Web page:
A GIS-based Model of Optimal Transportation for Dairy Manure Used As Fertilizer

Linda Benedict, Krishna Paudel, , John Westra  | 10/21/2015 4:26:26 PM

Krishna Paudel, Keshav Bhattarai, Wayne Gauthier and John Westra

Dairy producers face the challenge of minimizing the costs of manure disposal while at the same time complying with environmental regulations. Manure contains nitrogen, phosphate and potash – nutrients valuable for use as fertilizer. Managing dairy manure, however, remains costly for both physical and economic reasons.

Physically, the substitution of manure nutrients for commercial fertilizer is limited by interactions between the manure, soil types to which it is applied and the particular crops being grown. Failure to recognize these interactions can create conditions of either nitrogen or phosphorus buildup in soil. These conditions increase potential nutrient leaching or runoff from the land into waterways.

Manure removal and disposal are necessary management practices that consume costly resources. Economically, the substitution of manure nutrients for commercial fertilizers depends on nutrient recommendations for crops grown in a given area. Transportation costs account for the majority of costs associated with using manure nutrients and vary with distance and size of the load transported between the originating dairy farm and the disposal land parcel.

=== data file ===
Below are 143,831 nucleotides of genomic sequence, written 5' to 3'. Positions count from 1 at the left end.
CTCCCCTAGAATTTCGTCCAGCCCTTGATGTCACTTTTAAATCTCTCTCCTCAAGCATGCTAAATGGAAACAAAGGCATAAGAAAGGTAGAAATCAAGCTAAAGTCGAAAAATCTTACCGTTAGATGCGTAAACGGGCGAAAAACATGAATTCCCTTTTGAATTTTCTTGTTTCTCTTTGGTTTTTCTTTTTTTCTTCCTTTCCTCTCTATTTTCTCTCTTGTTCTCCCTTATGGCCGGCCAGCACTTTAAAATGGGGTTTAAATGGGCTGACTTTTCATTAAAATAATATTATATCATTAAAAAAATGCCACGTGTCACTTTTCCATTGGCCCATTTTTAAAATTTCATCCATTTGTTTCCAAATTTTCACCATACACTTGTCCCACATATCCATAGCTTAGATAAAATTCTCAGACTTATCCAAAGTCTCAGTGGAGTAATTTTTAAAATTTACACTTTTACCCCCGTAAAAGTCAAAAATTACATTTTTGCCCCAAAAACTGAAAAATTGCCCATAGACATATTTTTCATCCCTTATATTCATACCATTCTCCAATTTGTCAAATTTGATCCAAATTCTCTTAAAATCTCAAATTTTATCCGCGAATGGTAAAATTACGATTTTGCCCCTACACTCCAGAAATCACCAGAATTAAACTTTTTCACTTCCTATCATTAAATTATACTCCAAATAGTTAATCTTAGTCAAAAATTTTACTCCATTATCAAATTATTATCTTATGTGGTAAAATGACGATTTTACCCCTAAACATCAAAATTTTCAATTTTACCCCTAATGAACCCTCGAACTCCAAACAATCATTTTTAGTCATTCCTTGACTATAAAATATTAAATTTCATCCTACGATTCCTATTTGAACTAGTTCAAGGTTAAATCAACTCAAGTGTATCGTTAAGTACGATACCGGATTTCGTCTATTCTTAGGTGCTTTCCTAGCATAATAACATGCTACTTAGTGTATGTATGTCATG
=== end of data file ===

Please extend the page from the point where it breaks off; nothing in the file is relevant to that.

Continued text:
The economic problem facing the Louisiana dairy sector concerning manure disposal is identifying the least-cost combinations of routes for transporting manure from dairy farms   in the principal milkshed to crop and pasture lands within and adjacent to that milkshed without applying excess nitrogen and phosphorus. For this study, figures from 2005 were used, and in 2005, Louisiana’s principal milkshed consisted of 204 dairy farms distributed as shown in Table 1 across five parishes: St. Helena, Tangipahoa, Washington, Livingston and St. Tammany. The quantity of nutrients produced in each of these parishes and the magnitudes of their nutrient deficiencies are found in Table 2. (The LSU AgCenter’s Ag Summary figures indicate that in 2009, there were 166 dairy farms in Louisiana.)

Researchers developed a unique GIS model containing specific road mileage, speed and load-bearing data for transporting dairy manure between source dairies and disposal sites to determine the appropriate values for an economic model designed to optimize manure disposal. In addition to the milkshed-specific data presented in Tables 1 and 2, the model includes the distribution of dairy farms and their manure volume, the physical properties of the roadbeds that influence transportation costs, and the natural obstructions imposed by water bodies and man-made structures that influence the distances between source farms and disposal sites. It also accounts for the interactions of the physical properties of the manure, the soils and the crops being grown on those soils relative to environmental impacts being monitored.